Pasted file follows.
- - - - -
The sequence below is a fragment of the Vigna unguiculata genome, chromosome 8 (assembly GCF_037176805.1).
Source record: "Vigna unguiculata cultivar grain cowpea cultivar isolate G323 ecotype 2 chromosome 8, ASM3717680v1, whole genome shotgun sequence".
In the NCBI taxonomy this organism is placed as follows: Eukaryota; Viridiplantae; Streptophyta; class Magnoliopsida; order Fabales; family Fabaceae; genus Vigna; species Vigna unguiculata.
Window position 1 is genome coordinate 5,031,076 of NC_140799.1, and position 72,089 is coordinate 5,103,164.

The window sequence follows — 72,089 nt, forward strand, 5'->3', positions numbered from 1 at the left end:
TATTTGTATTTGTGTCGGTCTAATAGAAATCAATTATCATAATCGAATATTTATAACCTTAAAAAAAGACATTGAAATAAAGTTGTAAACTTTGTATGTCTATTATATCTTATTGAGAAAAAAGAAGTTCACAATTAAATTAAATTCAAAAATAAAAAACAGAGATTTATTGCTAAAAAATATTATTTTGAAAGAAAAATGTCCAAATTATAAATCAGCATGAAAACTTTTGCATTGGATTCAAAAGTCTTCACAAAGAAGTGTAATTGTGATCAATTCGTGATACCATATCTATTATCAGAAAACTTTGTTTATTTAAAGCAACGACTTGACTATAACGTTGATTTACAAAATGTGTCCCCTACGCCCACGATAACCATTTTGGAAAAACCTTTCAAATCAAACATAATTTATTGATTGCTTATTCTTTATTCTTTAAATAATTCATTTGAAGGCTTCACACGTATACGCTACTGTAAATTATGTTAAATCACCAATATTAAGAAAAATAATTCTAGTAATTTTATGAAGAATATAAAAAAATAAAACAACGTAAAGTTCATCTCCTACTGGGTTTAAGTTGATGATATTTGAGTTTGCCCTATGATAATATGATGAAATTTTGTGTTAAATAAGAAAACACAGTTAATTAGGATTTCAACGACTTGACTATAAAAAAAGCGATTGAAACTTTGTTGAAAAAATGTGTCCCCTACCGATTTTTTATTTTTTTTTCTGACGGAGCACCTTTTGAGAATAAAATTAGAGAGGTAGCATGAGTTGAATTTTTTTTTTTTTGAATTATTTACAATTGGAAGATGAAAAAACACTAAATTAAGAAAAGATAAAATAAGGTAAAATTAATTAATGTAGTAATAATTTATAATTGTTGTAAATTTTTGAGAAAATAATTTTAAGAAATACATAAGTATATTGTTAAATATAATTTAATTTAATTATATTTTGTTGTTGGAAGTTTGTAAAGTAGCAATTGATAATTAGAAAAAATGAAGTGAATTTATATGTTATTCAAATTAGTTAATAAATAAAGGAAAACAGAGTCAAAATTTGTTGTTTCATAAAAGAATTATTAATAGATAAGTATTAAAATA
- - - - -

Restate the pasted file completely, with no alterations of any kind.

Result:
The sequence below is a fragment of the Vigna unguiculata genome, chromosome 8 (assembly GCF_037176805.1).
Source record: "Vigna unguiculata cultivar grain cowpea cultivar isolate G323 ecotype 2 chromosome 8, ASM3717680v1, whole genome shotgun sequence".
In the NCBI taxonomy this organism is placed as follows: Eukaryota; Viridiplantae; Streptophyta; class Magnoliopsida; order Fabales; family Fabaceae; genus Vigna; species Vigna unguiculata.
Window position 1 is genome coordinate 5,031,076 of NC_140799.1, and position 72,089 is coordinate 5,103,164.

The window sequence follows — 72,089 nt, forward strand, 5'->3', positions numbered from 1 at the left end:
TATTTGTATTTGTGTCGGTCTAATAGAAATCAATTATCATAATCGAATATTTATAACCTTAAAAAAAGACATTGAAATAAAGTTGTAAACTTTGTATGTCTATTATATCTTATTGAGAAAAAAGAAGTTCACAATTAAATTAAATTCAAAAATAAAAAACAGAGATTTATTGCTAAAAAATATTATTTTGAAAGAAAAATGTCCAAATTATAAATCAGCATGAAAACTTTTGCATTGGATTCAAAAGTCTTCACAAAGAAGTGTAATTGTGATCAATTCGTGATACCATATCTATTATCAGAAAACTTTGTTTATTTAAAGCAACGACTTGACTATAACGTTGATTTACAAAATGTGTCCCCTACGCCCACGATAACCATTTTGGAAAAACCTTTCAAATCAAACATAATTTATTGATTGCTTATTCTTTATTCTTTAAATAATTCATTTGAAGGCTTCACACGTATACGCTACTGTAAATTATGTTAAATCACCAATATTAAGAAAAATAATTCTAGTAATTTTATGAAGAATATAAAAAAATAAAACAACGTAAAGTTCATCTCCTACTGGGTTTAAGTTGATGATATTTGAGTTTGCCCTATGATAATATGATGAAATTTTGTGTTAAATAAGAAAACACAGTTAATTAGGATTTCAACGACTTGACTATAAAAAAAGCGATTGAAACTTTGTTGAAAAAATGTGTCCCCTACCGATTTTTTATTTTTTTTTCTGACGGAGCACCTTTTGAGAATAAAATTAGAGAGGTAGCATGAGTTGAATTTTTTTTTTTTTGAATTATTTACAATTGGAAGATGAAAAAACACTAAATTAAGAAAAGATAAAATAAGGTAAAATTAATTAATGTAGTAATAATTTATAATTGTTGTAAATTTTTGAGAAAATAATTTTAAGAAATACATAAGTATATTGTTAAATATAATTTAATTTAATTATATTTTGTTGTTGGAAGTTTGTAAAGTAGCAATTGATAATTAGAAAAAATGAAGTGAATTTATATGTTATTCAAATTAGTTAATAAATAAAGGAAAACAGAGTCAAAATTTGTTGTTTCATAAAAGAATTATTAATAGATAAGTATTAAAATA